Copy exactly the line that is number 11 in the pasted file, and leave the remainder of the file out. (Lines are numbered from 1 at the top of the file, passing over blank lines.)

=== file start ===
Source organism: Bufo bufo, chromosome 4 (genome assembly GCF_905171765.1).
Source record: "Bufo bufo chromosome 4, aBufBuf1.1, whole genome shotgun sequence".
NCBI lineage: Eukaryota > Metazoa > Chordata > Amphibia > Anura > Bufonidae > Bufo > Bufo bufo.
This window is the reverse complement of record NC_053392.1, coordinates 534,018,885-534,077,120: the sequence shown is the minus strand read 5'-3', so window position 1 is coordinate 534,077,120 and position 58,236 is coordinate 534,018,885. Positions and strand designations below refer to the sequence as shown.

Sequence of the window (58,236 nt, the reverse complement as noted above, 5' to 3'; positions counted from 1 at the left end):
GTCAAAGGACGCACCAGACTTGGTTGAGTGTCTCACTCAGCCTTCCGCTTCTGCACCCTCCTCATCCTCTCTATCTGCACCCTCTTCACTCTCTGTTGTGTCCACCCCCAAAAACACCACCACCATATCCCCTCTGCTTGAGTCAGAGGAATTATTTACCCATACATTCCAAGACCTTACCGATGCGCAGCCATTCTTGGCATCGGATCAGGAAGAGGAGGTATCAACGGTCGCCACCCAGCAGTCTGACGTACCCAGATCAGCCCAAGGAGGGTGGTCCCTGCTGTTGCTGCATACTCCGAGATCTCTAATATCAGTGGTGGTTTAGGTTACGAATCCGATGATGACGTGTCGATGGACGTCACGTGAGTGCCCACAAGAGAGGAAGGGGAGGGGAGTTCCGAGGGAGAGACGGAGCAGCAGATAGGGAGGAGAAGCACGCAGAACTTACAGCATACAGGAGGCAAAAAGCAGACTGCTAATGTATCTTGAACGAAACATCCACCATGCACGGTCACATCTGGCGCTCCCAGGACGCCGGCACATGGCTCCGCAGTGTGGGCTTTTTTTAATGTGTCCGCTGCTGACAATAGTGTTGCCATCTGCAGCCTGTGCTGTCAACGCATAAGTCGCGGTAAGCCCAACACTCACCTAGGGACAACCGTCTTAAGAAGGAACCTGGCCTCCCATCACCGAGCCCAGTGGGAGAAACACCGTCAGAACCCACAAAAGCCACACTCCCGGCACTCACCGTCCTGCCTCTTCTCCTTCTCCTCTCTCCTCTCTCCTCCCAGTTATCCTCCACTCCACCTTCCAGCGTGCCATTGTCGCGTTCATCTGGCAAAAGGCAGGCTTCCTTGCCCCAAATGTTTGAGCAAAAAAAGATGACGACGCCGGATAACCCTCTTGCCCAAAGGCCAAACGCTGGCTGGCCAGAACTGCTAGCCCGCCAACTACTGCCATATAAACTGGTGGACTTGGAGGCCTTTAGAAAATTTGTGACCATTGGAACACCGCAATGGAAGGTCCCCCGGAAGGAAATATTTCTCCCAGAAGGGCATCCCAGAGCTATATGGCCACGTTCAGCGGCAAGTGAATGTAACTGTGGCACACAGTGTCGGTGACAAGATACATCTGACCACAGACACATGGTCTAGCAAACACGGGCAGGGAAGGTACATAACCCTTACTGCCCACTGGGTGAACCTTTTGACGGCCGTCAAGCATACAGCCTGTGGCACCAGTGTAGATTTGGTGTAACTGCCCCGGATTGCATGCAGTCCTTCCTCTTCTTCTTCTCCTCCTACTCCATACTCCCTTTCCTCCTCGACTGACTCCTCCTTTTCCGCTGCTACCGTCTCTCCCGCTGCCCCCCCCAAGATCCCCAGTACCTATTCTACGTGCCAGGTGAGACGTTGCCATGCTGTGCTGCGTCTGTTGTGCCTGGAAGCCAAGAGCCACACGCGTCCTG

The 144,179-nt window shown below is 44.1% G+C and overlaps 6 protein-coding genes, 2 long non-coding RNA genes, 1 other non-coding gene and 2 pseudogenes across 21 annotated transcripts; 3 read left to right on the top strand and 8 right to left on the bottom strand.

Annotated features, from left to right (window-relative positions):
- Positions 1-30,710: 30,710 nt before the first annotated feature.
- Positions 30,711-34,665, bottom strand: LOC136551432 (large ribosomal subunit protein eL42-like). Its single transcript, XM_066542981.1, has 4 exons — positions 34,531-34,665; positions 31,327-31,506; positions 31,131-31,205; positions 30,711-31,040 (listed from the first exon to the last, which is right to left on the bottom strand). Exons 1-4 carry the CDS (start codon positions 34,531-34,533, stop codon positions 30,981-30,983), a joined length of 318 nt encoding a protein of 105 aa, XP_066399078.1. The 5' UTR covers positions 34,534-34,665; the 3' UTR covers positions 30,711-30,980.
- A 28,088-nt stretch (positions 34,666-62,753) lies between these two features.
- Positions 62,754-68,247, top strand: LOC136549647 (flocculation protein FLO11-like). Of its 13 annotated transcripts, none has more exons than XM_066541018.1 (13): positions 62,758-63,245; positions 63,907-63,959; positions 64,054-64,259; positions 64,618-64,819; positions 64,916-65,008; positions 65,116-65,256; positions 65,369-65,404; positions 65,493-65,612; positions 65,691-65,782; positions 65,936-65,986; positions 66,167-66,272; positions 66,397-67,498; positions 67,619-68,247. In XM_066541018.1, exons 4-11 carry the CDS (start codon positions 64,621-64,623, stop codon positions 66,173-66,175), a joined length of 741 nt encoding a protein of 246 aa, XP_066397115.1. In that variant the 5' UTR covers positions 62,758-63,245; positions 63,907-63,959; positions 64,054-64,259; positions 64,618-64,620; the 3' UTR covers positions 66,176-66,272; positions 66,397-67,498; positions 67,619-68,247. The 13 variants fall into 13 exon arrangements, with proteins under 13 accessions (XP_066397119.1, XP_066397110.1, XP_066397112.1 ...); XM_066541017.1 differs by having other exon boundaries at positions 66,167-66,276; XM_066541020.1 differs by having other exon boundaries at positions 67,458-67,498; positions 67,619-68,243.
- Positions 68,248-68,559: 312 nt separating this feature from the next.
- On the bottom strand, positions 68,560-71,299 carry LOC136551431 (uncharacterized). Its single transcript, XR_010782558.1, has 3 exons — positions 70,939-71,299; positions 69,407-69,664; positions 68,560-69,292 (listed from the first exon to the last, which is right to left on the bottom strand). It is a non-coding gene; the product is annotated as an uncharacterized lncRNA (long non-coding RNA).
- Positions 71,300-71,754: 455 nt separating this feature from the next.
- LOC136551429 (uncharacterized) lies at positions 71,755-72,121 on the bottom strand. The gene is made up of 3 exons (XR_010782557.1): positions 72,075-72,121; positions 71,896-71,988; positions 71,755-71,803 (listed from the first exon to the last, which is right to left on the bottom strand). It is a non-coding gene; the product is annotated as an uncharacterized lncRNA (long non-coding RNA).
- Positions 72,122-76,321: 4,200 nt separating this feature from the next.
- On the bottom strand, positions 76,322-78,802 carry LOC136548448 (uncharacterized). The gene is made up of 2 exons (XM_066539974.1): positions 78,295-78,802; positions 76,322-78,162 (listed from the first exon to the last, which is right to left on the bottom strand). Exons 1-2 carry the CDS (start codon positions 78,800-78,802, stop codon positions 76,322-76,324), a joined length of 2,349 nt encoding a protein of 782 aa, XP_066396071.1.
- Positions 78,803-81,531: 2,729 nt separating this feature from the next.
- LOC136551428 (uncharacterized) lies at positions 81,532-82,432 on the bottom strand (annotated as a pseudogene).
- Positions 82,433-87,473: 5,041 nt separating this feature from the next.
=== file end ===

- A 28,088-nt stretch (positions 34,666-62,753) lies between these two features.